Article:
This would, obviously, be the end of Barack Obama's post-partisan unity act, and the next step would be for the opposition party to go ballistic and shut down the Senate.  That's what Dems would have done if Republicans had tried this, and it's what Republicans would do if Democrats try it.  At that point, either the Senate chair rams through rule changes that eliminate the various ways individual senators can halt business, or else it becomes a pure public relations battle.  So who would win?

Beats me.  But I don't think it would depend very much on the nature of the bill that touched things off.  It would depend on how the public felt when they learned — really learned — just how the Senate works and how wildly undemocratic it is.  I suspect most people don't really have a clue about this and would basically support a move to make it into a majoritarian institution.

On the other hand, the public is also generally repelled by exercises in pure power mongering, and there's no question that's what this would be.  So it's a tossup.  I wouldn't mind finding out, though.

POSTSCRIPT: Yes, I know this isn't in the cards or anything.  But it's August.  Aside from death panels, things are slow.  Give me a break.

Fighting the Ghosts

| Wed Aug. 19, 2009 12:51 AM EDT

An awful lot of journal articles supposedly written by medical researchers are actually written by pharmaceutical company PR departments.  Someone is finally starting to do something about it:

With a letter last week, a senator who helps oversee public funding for medical research signaled that he was running out of patience with the practice of ghostwriting. Senator Charles E. Grassley, an Iowa Republican who has led a long-running investigation of conflicts of interest in medicine, is starting to put pressure on the National Institutes of Health to crack down on the practice.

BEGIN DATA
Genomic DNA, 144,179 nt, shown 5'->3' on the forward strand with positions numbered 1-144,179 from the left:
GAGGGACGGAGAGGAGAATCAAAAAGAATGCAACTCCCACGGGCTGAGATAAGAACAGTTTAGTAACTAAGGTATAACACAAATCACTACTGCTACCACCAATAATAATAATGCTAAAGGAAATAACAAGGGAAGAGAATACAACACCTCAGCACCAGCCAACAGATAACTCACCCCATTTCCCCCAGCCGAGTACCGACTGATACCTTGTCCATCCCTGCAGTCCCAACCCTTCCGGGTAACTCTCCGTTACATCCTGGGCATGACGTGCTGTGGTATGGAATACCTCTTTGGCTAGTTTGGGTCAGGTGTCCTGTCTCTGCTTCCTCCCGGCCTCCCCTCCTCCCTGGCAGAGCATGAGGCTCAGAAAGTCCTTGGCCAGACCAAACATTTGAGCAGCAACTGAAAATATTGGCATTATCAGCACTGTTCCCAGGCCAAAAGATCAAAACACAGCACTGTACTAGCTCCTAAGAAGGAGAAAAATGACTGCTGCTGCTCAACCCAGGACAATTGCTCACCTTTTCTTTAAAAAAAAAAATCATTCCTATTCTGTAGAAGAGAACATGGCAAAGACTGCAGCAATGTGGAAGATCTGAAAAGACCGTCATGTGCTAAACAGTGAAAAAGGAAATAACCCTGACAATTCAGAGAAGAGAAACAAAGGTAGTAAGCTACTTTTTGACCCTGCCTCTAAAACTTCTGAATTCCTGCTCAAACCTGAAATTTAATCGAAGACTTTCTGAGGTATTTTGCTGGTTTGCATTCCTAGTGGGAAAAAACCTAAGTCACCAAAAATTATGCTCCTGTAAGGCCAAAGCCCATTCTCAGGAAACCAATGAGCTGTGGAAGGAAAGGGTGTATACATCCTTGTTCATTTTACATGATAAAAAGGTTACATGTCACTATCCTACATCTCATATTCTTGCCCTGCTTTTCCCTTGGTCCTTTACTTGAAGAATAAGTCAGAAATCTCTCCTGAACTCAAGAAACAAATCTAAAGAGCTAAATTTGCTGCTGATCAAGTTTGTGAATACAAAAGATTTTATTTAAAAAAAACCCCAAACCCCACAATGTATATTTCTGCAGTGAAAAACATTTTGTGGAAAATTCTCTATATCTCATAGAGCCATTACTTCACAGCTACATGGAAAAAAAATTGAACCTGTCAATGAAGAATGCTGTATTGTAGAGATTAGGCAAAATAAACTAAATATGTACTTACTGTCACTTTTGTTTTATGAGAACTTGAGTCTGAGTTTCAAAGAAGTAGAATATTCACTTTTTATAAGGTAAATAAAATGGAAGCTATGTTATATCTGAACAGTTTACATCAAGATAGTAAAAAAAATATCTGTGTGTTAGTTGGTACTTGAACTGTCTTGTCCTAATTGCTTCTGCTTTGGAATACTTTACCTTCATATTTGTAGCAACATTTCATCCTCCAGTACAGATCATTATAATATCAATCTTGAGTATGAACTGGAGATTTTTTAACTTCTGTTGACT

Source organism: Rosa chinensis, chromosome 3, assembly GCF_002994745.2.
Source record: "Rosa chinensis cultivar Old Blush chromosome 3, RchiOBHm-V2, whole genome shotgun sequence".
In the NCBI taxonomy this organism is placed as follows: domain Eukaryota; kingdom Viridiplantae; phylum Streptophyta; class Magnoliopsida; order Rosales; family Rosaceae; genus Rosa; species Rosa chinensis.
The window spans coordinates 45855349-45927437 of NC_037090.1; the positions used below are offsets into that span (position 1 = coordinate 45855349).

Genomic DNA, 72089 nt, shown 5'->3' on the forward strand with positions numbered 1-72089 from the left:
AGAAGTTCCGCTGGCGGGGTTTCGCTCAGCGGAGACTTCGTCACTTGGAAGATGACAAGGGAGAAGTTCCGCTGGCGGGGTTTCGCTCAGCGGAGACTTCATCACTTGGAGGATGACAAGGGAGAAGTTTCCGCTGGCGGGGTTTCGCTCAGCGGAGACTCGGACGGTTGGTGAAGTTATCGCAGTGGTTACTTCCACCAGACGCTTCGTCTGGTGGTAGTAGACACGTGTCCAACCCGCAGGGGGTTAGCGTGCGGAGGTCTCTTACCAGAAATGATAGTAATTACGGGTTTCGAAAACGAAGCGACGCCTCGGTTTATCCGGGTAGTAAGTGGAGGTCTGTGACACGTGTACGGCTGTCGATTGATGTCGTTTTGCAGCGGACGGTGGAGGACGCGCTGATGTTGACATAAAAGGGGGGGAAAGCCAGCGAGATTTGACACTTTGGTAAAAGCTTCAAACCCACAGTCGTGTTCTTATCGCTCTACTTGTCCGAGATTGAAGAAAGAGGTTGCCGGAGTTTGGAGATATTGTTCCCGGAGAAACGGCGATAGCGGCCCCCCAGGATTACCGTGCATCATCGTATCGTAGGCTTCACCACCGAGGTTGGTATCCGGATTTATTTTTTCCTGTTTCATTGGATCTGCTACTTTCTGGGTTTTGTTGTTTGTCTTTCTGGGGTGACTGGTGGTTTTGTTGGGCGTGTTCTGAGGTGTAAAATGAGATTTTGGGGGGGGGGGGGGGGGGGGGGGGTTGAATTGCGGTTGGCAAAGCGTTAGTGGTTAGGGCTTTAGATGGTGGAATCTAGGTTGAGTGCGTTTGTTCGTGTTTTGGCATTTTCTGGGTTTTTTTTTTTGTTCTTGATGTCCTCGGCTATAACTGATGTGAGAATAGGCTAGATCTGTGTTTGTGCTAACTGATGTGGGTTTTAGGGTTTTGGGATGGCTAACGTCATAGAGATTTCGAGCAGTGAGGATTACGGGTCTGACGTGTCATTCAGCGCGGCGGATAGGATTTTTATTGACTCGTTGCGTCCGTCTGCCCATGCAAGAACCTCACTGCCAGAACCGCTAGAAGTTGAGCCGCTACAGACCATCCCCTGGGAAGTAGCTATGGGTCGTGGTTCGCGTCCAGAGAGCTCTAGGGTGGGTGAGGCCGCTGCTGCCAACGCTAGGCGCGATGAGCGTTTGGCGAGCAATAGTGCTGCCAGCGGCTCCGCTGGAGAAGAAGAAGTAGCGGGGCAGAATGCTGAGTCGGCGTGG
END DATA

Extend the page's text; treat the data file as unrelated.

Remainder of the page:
....The full scope of the ghostwriting problem is still unclear, but recent revelations suggest that the practice is widespread. Dozens of medical education companies across the country draft scientific papers at the behest of drug makers. And placing such papers in medical journals has become a fundamental marketing practice for most of the large pharmaceutical companies.

“Just three days ago, I got a request to be the author of a ghostwritten article about the effectiveness of a cholesterol-lowering drug,” Dr. James H. Stein, professor of cardiology at the University of Wisconsin School of Medicine, said this month. “This happens all the time.” He declined to attach his name to the paper.

Grassley's a weird dude, and he's been notably unhelpful on the healthcare reform effort.  But at least he's not completely worthless.  Good for him for taking this on.

Breaking a Public Option Filibuster

| Tue Aug. 18, 2009 5:56 PM EDT

Armando, in his usual restrained way, asks why I think Republicans can filibuster a healthcare bill:

Republicans alone can not filibuster anything. So tell me Kevin, who are the Dem senators who are going to join a GOP filibuster of health care reform? Let's stick to the facts please. Even when you are shilling for a Dem capitulation on health care reform.

Well, it takes 60 votes to break a filibuster, and unless someone gets Teddy Kennedy back on the floor of the Senate, Democrats only have 59 votes right now.  As for the Democratic senators who might join a filibuster if the bill contains a public option, who knows?  But Ben Nelson is certainly a candidate.  So are Evan Bayh, Blanche Lincoln, Mark Pryor and Mary Landrieu.

On the other hand, it's possible that Harry Reid could hold the entire Democratic caucus together and then add a senator or two from Maine to successfully break a Republican filibuster.  Maybe.  Not many people seem to think this is likely, but your guess is as good as mine.